But more so, one would hope that no response is really necessary, since most Americans — outside of the authoritarian cult that has followed George W. Bush as Infallible War Leader — instinctively understand that America does not recognize such a thing as a political official with the power of “one-man rule” that overrides the rule of law. That we are a nation of laws, not men, is so basic to our political identity that it should need no defense.

And for those with any lingering doubts about how repugnant Mansfield’s vision is to the defining American political principle, I would simply turn the floor over to the great American revolutionary Thomas Paine (.pdf), writing in Common Sense:

But where says some is the king of America? I’ll tell you Friend, he reigns above, and doth not make havoc of mankind like the Royal of Britain. Yet that we may not appear to be defective even in earthly honors, let a day be solemnly set apart for proclaiming the charter; let it be brought forth placed on the divine law, the word of God; let a crown be placed thereon, by which the world may know, that so far as we approve of monarchy, that in America the law is king. For as in absolute governments the king is law, so in free countries the law ought to be king; and there ought to be no other. But lest any ill use should afterwards arise, let the crown at the conclusion of the ceremony be demolished, and scattered among the people whose right it is.

The point here is not to spend much time arguing that Mansfield’s authoritarian cravings are repugnant to our political traditions. The real point is that Mansfield’s mindset is the mindset of the Bush movement, of the right-wing extremists who have taken over the Republican Party and governed our country completely outside of the rule of law for the last six years. Mansfield makes these arguments more honestly and more explicitly, but there is nothing unusual or uncommon about him. He is simply expounding the belief in tyrannical lawlessness on which the Bush movement (soon to be led by someone else, but otherwise unchanged) is fundamentally based.

This is why he is published in The Weekly Standard and The Wall St. Journal — the two most influential organs for so-called “conservative” political thought. All sorts of the most political influential people in our country — from Dick Cheney to Richard Posner to John Yoo and The Weekly Standard — believe and have argued for exactly this vision of government. They literally do not believe in our constitutional framework and our most defining political values. They have declared a literally endless War which, they claim, not only justifies but compels the vesting of unlimited power in the President — “unlimited” by Congress, the courts, American public opinion and the rule of law.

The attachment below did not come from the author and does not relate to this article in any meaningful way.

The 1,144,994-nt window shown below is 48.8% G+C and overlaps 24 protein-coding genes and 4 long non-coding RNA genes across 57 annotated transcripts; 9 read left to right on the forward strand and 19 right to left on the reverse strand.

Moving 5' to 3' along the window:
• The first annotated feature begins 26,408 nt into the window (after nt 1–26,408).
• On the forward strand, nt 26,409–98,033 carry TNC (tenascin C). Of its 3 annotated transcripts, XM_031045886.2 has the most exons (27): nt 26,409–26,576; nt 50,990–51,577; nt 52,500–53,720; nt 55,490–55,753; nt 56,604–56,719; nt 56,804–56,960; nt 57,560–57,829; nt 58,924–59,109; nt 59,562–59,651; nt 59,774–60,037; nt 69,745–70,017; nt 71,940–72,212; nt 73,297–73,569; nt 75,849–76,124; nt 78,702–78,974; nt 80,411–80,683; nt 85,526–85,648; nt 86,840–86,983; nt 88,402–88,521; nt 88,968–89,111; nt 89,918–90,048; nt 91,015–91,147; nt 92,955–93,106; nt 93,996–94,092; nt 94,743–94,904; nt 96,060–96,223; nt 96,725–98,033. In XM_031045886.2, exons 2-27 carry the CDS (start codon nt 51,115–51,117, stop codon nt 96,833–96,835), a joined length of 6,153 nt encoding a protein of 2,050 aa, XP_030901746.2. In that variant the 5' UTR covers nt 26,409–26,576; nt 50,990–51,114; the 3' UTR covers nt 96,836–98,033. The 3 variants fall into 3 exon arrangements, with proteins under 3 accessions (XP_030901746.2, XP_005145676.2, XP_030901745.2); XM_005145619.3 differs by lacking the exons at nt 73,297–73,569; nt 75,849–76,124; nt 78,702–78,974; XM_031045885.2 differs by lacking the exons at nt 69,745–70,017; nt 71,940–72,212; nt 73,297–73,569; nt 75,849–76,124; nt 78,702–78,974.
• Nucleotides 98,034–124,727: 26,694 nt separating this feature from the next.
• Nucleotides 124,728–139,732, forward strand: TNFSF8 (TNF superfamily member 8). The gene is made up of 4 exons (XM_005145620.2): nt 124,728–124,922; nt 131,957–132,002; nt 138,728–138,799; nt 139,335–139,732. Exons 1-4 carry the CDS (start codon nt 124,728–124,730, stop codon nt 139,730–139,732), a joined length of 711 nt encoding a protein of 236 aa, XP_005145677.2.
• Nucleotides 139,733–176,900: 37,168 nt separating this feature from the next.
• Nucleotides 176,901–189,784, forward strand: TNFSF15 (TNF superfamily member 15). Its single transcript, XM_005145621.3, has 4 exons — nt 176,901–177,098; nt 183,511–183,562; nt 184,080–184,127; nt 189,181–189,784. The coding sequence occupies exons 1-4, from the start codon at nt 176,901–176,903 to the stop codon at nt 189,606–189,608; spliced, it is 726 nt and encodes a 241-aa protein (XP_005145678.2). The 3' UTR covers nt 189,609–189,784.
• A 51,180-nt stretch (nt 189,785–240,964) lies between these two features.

Let me write those words of Thomas Paine again: in America the law is king. For as in absolute governments the king is law, so in free countries the law ought to be king; and there ought to be no other. Just so it is clear what conservative thinkers are proposing: absolute governments where the king is the law. However, in free countries, the law is the king. Even the president, the “one man” is subject to that law, WITHOUT EXCEPTION.

Conservatives ought to be asking themselves why they think this way, or why they provide a platform for this kind of thought to be spewed forth these days. Do most conservatives really believe this? That the president is above the law? What ever happened to believing in what the Founding Fathers taught? Isn’t it conservatives that keep attempting to hark back to those “better times?” Really, when was the last time someone like Mr. Mansfield read Thomas Paine? Thomas Jefferson? John Adams? Is this what kind of government they intended to create? Please! But this is the kind of government conservative thinkers are proposing now. Conservatives ought to think carefully about this. Do they really want to be known as the ideology of the tyranny?


Andrew Sullivan shows some examples of conservatives threatening not to participate.